[erlang-questions] Conceptual questions on key-value databases for RDBMs users

Edmond Begumisa <>
Wed Nov 3 09:30:49 CET 2010


> * Is there any guide, tutorial, book, whatever, that tries to introduce
>   NoSQL databases to SQL users?

The CouchDB book is very good for making the mental transition from SQL to  
NoSQL in general..

http://guide.couchdb.org/draft/index.html

I think a lot of the data organisation concepts described therein are  
transferable in principle to Mnesia (JSON --> Records, JavaScript -->  
Erlang).

> * Key-value databases are surprising simple.  I know you solve
>   relationship by denormalizing data.  What data should be normalized?
>   What shouldn't?

Ahh, yes, the relationship question! There is no one-size fits all answer  
to this. There are various NoSQL approaches to relationship modeling with  
different levels of denormalisation and having different advantages and  
disadvantages. You might find this article helpful...

http://wiki.apache.org/couchdb/EntityRelationship

Again. I believe in principle, the techniques described are transferable  
and actively used by Mnesia developers (I'm not an Mnesia user myself.)

> How do you update denormalized data?

This normally involves a trade-off between having a separate record that  
represents related data and updating that once, or completely  
denormalising and updating all related records (see wiki link above.) I  
usually only denormalise data for which I'm unlikely to need to update  
several copies of.

For example, for a receipt, I'd have an embedded copy of a customer  
record. When I update the customer record, I won't update related receipts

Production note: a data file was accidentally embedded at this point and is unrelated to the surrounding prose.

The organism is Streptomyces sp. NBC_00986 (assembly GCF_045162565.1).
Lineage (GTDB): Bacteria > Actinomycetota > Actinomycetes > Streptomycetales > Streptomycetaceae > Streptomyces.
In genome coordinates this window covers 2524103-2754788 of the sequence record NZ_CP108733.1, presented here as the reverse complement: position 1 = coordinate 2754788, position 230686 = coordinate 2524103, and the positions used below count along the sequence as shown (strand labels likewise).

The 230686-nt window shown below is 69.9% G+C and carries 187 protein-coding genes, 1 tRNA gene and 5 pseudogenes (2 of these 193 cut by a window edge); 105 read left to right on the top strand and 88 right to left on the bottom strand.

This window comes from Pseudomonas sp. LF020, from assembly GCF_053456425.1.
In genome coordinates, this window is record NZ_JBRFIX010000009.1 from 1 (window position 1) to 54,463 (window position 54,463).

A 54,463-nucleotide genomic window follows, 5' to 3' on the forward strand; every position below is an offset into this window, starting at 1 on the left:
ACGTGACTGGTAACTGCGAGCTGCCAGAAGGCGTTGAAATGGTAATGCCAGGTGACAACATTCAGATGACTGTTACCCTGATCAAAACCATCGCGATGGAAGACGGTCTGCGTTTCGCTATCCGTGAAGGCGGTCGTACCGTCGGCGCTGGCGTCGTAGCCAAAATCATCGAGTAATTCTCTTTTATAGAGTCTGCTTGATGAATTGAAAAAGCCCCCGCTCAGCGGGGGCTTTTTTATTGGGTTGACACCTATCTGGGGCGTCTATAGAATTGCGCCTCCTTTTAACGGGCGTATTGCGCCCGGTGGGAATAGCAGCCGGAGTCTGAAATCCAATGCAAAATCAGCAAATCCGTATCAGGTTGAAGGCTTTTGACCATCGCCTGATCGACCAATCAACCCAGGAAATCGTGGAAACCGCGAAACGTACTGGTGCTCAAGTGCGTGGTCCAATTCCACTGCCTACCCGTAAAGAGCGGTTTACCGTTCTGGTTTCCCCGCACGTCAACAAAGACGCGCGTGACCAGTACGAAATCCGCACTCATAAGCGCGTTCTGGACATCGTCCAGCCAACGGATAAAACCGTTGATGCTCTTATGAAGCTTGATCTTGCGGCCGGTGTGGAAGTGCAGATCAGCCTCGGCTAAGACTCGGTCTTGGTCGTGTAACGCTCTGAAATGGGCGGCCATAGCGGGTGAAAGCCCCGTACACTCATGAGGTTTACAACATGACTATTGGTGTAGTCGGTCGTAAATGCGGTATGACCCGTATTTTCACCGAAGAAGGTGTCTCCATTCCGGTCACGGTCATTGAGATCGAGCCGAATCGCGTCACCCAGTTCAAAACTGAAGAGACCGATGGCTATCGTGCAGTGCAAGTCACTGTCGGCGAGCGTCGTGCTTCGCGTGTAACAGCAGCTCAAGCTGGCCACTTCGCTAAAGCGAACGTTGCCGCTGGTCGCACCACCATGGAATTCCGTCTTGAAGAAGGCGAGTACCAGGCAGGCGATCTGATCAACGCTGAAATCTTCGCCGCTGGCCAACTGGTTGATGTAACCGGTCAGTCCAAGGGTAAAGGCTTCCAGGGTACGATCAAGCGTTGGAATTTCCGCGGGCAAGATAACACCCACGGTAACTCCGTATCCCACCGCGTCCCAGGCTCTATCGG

coz I don't DON'T want the receipts to be updated anyway since a receipt  
should be an exact unmodified snapshot of history.

In contrast, for an order, I'd have a embedded only a reference to a  
customer record, because if someone changes the customers address, I'd  
want all related orders to reflect that without needing to map through and  
change them (though for some other cases I might do just that.)4

It's very case-by-case. Other factors like replication and query  
performance come in to play too. From my experience, it's something that  
you kinda figure out as you go changing your mind here and there.

- Edmond -


On Wed, 03 Nov 2010 07:14:42 +1100, Silas Silva <> wrote:

> This is a message I sent to the 
> discussion group.  I thought it might be interesting to send it
> erlang-questions, so here we go...
>
>
> Hi all!
>
> I have used SQL RDBMSs for some time.  I've never used any very advanced
> feature, but I know enough of it to make database applications.
>
> Nowadays, I decided it would be interesting to learn some NoSQL
> databases concepts.  So I decided to pick up some Erlang and Mnesia, its
> native key-value database.  More than scalability itself, the most
> valuable feature for me is the possibility of replication and
> synchronization between nodes.
>
> But all pros have cons as companion.  The lack of a relationship model
> is difficult for who is used to RDBMSs.  So, my question is:
>
> * Is there any guide, tutorial, book, whatever, that tries to introduce
>   NoSQL databases to SQL users?
>
> * Key-value databases are surprising simple.  I know you solve
>   relationship by denormalizing data.  What data should be normalized?
>   What shouldn't?  How do you update denormalized data?
>
> Sorry for such simple and general questions.  Things were simple up to
> the moment that I realized that it would be easily solved with a JOIN
> SQL statement.  :-)
>
> Thank you very much!
>


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